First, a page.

University of Nebraska Medical Center in affiliation with Children’s Hospital & Medical Center

University of Nebraska Medical Center in affiliation with Children’s Hospital & Medical Center

Principal Investigator: Maegen Wallace, M.D

The Omaha, Nebraska Clinical Site (PI-Dr. Maegen Wallace) consists of Children's Hospital and Medical Center and University of Nebraska Medical Center. Dr. Maegen Wallace is the Director of the Osteogenesis Imperfecta Clinic and Associate Professor of Orthopaedic Surgery. She and Dr. Paul Esposito lead a multidisciplinary, patient-centered OI clinic that includes pediatric orthopaedic surgery, genetics, gastroenterology, audiology, physical therapy, occupational therapy, nutrition, dental and social work and is now one of the largest in North America. Dr. Wallace is the Principal Investigator on several investigator-initiated and an industry-sponsored trial studying OI. Both Drs. Wallace and Esposito frequently educate colleagues and the public about the diagnosis and treatment of patients with OI.

Shriners Hospital for Children Tampa

Shriners Hospital for Children, Tampa

Principal Investigator: Danielle Gomez, MD

  • Margaret Gross-King
  • 12502 USF Pine Drive,
    Tampa, Florida 33612
  • Phone : 813-972-2250 x7538
  • Sub-investigators : Sureka Bollepalli, MD; Chris Rossbach, MD; Richard Radeki, MD; Lisa Green, NP.
Alfred i duPont

Alfred I. duPont Hospital for Children

Principal Investigator: Michael B. Bober, M.D., Ph.D.

Wilmington, Delaware Clinical Site (PI Dr. Michael Bober, co-PI Dr. Richard Kruse). The Delaware site consists of the A.I. duPont Hospital for Children and its outpatient clinics. Dr. Bober is the Director of the Skeletal Dysplasia Program and a Professor of Pediatrics at Thomas Jefferson University’s Stanley Kimmel Medical College. He is board certified in Pediatrics, Clinical Genetics and Molecular Genetics. His clinical practice focuses on the diagnosis and management of all children with skeletal dysplasia including OI. Dr. Kruse is Vice Chairman, Department of Orthopaedics at AIDHC and a Professor of Orthopaedics at Thomas Jefferson University’s Stanley Kimmel Medical College. Dr. Kruse is board certified in Orthopedics and a Member of the OI Foundation’s Medical Advisory Board. Together they run a comprehensive clinic program for children and young adults with OI.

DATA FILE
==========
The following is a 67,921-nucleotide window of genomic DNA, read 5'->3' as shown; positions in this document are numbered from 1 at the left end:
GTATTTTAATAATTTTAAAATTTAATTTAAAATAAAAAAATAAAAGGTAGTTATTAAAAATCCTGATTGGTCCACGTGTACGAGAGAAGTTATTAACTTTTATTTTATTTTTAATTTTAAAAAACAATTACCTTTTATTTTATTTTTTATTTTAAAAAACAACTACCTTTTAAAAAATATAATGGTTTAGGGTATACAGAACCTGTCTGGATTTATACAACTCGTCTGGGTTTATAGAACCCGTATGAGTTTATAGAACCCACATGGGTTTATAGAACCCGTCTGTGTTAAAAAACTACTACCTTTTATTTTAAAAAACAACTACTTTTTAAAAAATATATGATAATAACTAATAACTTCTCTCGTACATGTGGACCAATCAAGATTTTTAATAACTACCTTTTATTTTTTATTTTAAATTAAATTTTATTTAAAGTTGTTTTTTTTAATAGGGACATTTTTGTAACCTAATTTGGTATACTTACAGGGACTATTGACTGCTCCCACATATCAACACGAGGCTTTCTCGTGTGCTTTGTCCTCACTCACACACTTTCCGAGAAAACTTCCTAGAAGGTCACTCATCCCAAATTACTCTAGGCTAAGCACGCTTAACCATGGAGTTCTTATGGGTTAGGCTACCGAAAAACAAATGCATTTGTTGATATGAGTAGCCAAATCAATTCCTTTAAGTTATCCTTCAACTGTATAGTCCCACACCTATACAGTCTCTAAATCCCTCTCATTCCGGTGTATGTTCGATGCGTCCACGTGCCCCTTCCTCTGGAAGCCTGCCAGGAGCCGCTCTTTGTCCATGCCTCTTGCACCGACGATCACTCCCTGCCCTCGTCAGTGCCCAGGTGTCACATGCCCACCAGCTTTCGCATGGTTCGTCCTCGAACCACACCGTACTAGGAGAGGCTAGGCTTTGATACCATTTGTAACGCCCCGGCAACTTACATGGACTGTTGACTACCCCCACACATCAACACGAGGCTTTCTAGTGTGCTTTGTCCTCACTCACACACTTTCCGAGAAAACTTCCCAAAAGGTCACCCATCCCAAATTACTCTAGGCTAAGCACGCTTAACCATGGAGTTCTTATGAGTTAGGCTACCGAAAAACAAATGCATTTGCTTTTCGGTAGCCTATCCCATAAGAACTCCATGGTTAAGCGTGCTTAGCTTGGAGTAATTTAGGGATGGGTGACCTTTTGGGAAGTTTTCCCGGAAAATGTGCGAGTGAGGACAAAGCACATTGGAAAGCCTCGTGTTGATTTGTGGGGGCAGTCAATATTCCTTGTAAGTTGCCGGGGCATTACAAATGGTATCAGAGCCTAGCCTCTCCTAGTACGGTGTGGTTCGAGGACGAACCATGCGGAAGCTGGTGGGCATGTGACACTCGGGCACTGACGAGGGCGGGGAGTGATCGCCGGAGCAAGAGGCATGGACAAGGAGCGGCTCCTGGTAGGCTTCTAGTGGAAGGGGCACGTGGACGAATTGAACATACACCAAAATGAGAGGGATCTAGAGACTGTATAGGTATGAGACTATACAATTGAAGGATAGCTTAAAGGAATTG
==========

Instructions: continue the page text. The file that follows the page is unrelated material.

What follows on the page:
University of Cologne Children's Hospital

University of Cologne Children's Hospital

Principal Investigator: Dr. J. Oliver Semler

The University of Cologne is one of the oldest and largest universities in Germany and also among the country’s leading research institutions. The Department of skeletal dysplasia is the national centre for Osteogenesis Imperfecta (Co PI-Dr. Oliver Semler, Co PI-Dr. Mirko Rehberg). It is a well-known centre of expertise for research and for patient care in this area. Dr. Oliver Semler is the director of the center for rare skeletal diseases in childhood at the university Cologne and head of the metabolic bone clinic. He and Dr. Rehberg lead the multidisciplinary OI clinic with a special focus on motor function and mobility. Dr. Semler is Principle investigator in several investigator-initiated and industry-sponsored trials studying OI and other rare diseases. He is also medical advisor of the national and the European OI society (DOIG and OIFE). In recent years a close cooperation between the Paediatric Hospital, the Orthopaedic Department, the Rehabilitation Centre for Children of the University, the Institute of Human Genetics and the Department of Prenatal Medicine has been established and is part of the routine care for the patients and resulting research questions to improve multidisciplinary care for the families.

  • Monika Kron,
    Site Coordinator
  • Kerpener Str. 62,
    Cologne, 50937, Germany
  • Phone : + 49 221 478 84747
  • Fax : + 49 221 478 98826